But further analysis should mortify Democrats of all stripes. In effect, a broad Democrat field has been narrowed to two of its least appealing candidates, and disillusionment in the party could become permanent.
Biden swept southern states and Texas, most of which will vote Republican this November. Sanders won western states including California. Among minorities who play a big role in Democrat primaries, Sanders did well with Latinos and Biden did well with blacks.
That means that the divisions within the Democrat Party aren’t just along well-known ideological lines or between age groups: they also stem from regional and racial fissures in the identity-obsessed, grievance-trafficking party. And it is impossible to imagine whichever groups and factions lose doing so gracefully.
Then there is the grim reality of the two Democrat semifinalists.
If Biden is their nominee, they will be going to market with a 77-year-old lout, who recently has racked up more gaffes than any national politician in recent memory, and is who is famous for such oddities as publicly smelling women’s hair uninvited.
Biden has always been a junior varsity player. His 1988 campaign ended after he was caught plagiarizing mediocre material. His career was all but over when Barack Obama tapped him to be vice president in the 2008 campaign, owing largely to Obama’s lack of foreign policy experience. Biden chaired the Senate Foreign Relations Committee, but warranted nothing more than a participation trophy: Obama’s holdover secretary of Defense, Bob Gates, wrote that Biden was wrong on nearly every major foreign policy issue in his career. He even opposed the raid that killed Osama bin Laden.
Biden dispensed with any notion he would or could play the moderate in the general election this fall in promising to put Beto O’Rourke, the failed Texas candidate for Senate, in charge of gun control, which O’Rouke has vowed will consist of forcible confiscation of arms from the law-abiding.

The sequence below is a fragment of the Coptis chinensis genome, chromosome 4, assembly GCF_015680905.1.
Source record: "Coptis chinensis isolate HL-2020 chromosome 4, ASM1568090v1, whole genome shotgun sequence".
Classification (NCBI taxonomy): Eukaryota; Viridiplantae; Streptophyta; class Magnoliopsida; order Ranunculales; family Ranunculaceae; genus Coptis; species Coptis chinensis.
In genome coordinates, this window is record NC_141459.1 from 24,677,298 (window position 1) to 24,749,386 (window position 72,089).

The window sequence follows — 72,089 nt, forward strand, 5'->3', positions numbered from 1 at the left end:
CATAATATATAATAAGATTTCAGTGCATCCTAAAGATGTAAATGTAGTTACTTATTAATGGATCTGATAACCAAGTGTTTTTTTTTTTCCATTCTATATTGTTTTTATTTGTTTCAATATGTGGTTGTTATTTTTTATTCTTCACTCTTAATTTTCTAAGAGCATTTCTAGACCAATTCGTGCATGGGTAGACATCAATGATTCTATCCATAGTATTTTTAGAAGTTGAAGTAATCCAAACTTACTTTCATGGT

The alternative is Sanders, a 78-year-old socialist who will be 79 before the election, and who survived a heart attack last year. Sanders’s recent reiteration of support for some actions of communist governments like Cuba’s wasn’t a gaffe; it was a carefully crafted position.
Aside from Obama, Democrats have won the White House by nominating moderate-seeming administrators. Sanders has refused even to consider himself a Democrat for much of his career, considering the party to be insufficiently progressive.
Furthermore, the contest between Biden and Sanders won’t be resolved anytime soon and could go to the convention unless one candidate runs the board in states that have yet to vote.
Imagine an outcome in which Biden is the nominee. Supporters of Sanders, who won the most votes in the first two contests and led national polls until establishment candidates conspired to dethrone him, will be furious. And then Biden will likely lose to Trump in November.
This would lead to a continuous state within the Democrat Party where progressives believe they are dominated and taken for granted by a feckless, globalist establishment that cannot win elections. It would be as if Jeb Bush beat Trump for the GOP nomination in 2016 and then lost to Hillary Clinton.
It would be better for Democrats to nominate Sanders and have him lose to Trump. Neoliberals could say that the progressives had their chance but lost big, and must henceforth defer to the corporate wing of the party. Progressives could relish their defeat the same way conservatives did when Barry Goldwater was annihilated in 1964: a moral stand that might bear fruit in the distant future.
Sanders’s Super Tuesday loss to Biden in Minnesota is a particularly bad sign for Democrats this fall. Their only hope in winning to the White House is to recover rust belt manufacturing states like Michigan, Wisconsin, and Pennsylvania that Trump won. If Sanders’s plan for “free” healthcare and radical economic change didn’t find an audience even among liberals in Minnesota, it implies that Democrat efforts to paint the economy as lousy are failing. The Trump economy is evidently delivering and is easy to contrast with the lost decade of economic malaise that preceded it.
A bright point of the evening was the complete failure of former New York mayor Michael Bloomberg to gain any real support. Bloomberg poured hundreds of millions of dollars into conventional TV, radio, and digital ads, and the overpaid consultants who produced them along with lackluster if well-catered events. His failure, like Hillary Clinton’s in 2016, shows the limits of money and digital wizardry.
But the silver lining ends there for Democrats. As with the Russia collusion hoax and impeachment fiasco, it would be hard to craft a sequence of events that is turning out worse for Democrats than this year’s nominating process. It is a slow-moving disaster that is dividing the party and defaulting to an unappealing gerontocracy that reminds one of how party leaders were chosen in the final decade of the Soviet Union.
Christian Whiton, a senior fellow at the Center for the National Interest, is the author of Smart Power: Between Diplomacy and War. He was a State Department senior advisor during the George W. Bush and Trump administrations.